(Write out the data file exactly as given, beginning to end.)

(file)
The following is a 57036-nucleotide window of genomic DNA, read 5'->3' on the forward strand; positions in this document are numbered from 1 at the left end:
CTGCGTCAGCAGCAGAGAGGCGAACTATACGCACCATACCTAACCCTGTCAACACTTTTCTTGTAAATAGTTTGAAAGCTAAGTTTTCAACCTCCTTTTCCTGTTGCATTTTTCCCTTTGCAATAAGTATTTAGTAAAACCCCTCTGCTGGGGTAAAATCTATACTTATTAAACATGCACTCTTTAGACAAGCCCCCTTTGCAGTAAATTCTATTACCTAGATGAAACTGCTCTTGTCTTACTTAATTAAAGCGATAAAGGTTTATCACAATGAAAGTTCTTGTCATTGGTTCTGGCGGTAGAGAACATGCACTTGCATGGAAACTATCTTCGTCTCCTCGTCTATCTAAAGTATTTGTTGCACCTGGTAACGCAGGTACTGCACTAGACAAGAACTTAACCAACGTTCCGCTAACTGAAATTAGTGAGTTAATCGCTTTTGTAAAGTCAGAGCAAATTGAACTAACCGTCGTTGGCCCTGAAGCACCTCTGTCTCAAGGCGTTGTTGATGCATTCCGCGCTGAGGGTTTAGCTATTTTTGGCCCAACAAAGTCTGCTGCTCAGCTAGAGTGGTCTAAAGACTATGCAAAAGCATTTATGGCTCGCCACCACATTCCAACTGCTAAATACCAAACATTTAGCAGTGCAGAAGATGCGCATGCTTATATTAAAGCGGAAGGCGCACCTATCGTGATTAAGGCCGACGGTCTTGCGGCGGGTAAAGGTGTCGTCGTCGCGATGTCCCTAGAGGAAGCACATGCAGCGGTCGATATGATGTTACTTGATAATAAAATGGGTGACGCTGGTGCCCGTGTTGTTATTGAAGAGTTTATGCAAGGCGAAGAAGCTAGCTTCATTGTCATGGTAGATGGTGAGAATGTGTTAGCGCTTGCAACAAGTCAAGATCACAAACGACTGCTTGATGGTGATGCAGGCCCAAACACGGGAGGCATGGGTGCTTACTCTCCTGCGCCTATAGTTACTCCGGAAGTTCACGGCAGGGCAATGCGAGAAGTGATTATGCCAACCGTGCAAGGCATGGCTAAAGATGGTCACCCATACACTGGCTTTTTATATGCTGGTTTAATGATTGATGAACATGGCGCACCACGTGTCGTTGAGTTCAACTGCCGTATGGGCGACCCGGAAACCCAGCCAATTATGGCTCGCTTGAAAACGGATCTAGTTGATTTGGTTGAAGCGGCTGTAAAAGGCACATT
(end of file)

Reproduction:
The following is a 57036-nucleotide window of genomic DNA, read 5'->3' on the forward strand; positions in this document are numbered from 1 at the left end:
CTGCGTCAGCAGCAGAGAGGCGAACTATACGCACCATACCTAACCCTGTCAACACTTTTCTTGTAAATAGTTTGAAAGCTAAGTTTTCAACCTCCTTTTCCTGTTGCATTTTTCCCTTTGCAATAAGTATTTAGTAAAACCCCTCTGCTGGGGTAAAATCTATACTTATTAAACATGCACTCTTTAGACAAGCCCCCTTTGCAGTAAATTCTATTACCTAGATGAAACTGCTCTTGTCTTACTTAATTAAAGCGATAAAGGTTTATCACAATGAAAGTTCTTGTCATTGGTTCTGGCGGTAGAGAACATGCACTTGCATGGAAACTATCTTCGTCTCCTCGTCTATCTAAAGTATTTGTTGCACCTGGTAACGCAGGTACTGCACTAGACAAGAACTTAACCAACGTTCCGCTAACTGAAATTAGTGAGTTAATCGCTTTTGTAAAGTCAGAGCAAATTGAACTAACCGTCGTTGGCCCTGAAGCACCTCTGTCTCAAGGCGTTGTTGATGCATTCCGCGCTGAGGGTTTAGCTATTTTTGGCCCAACAAAGTCTGCTGCTCAGCTAGAGTGGTCTAAAGACTATGCAAAAGCATTTATGGCTCGCCACCACATTCCAACTGCTAAATACCAAACATTTAGCAGTGCAGAAGATGCGCATGCTTATATTAAAGCGGAAGGCGCACCTATCGTGATTAAGGCCGACGGTCTTGCGGCGGGTAAAGGTGTCGTCGTCGCGATGTCCCTAGAGGAAGCACATGCAGCGGTCGATATGATGTTACTTGATAATAAAATGGGTGACGCTGGTGCCCGTGTTGTTATTGAAGAGTTTATGCAAGGCGAAGAAGCTAGCTTCATTGTCATGGTAGATGGTGAGAATGTGTTAGCGCTTGCAACAAGTCAAGATCACAAACGACTGCTTGATGGTGATGCAGGCCCAAACACGGGAGGCATGGGTGCTTACTCTCCTGCGCCTATAGTTACTCCGGAAGTTCACGGCAGGGCAATGCGAGAAGTGATTATGCCAACCGTGCAAGGCATGGCTAAAGATGGTCACCCATACACTGGCTTTTTATATGCTGGTTTAATGATTGATGAACATGGCGCACCACGTGTCGTTGAGTTCAACTGCCGTATGGGCGACCCGGAAACCCAGCCAATTATGGCTCGCTTGAAAACGGATCTAGTTGATTTGGTTGAAGCGGCTGTAAAAGGCACATT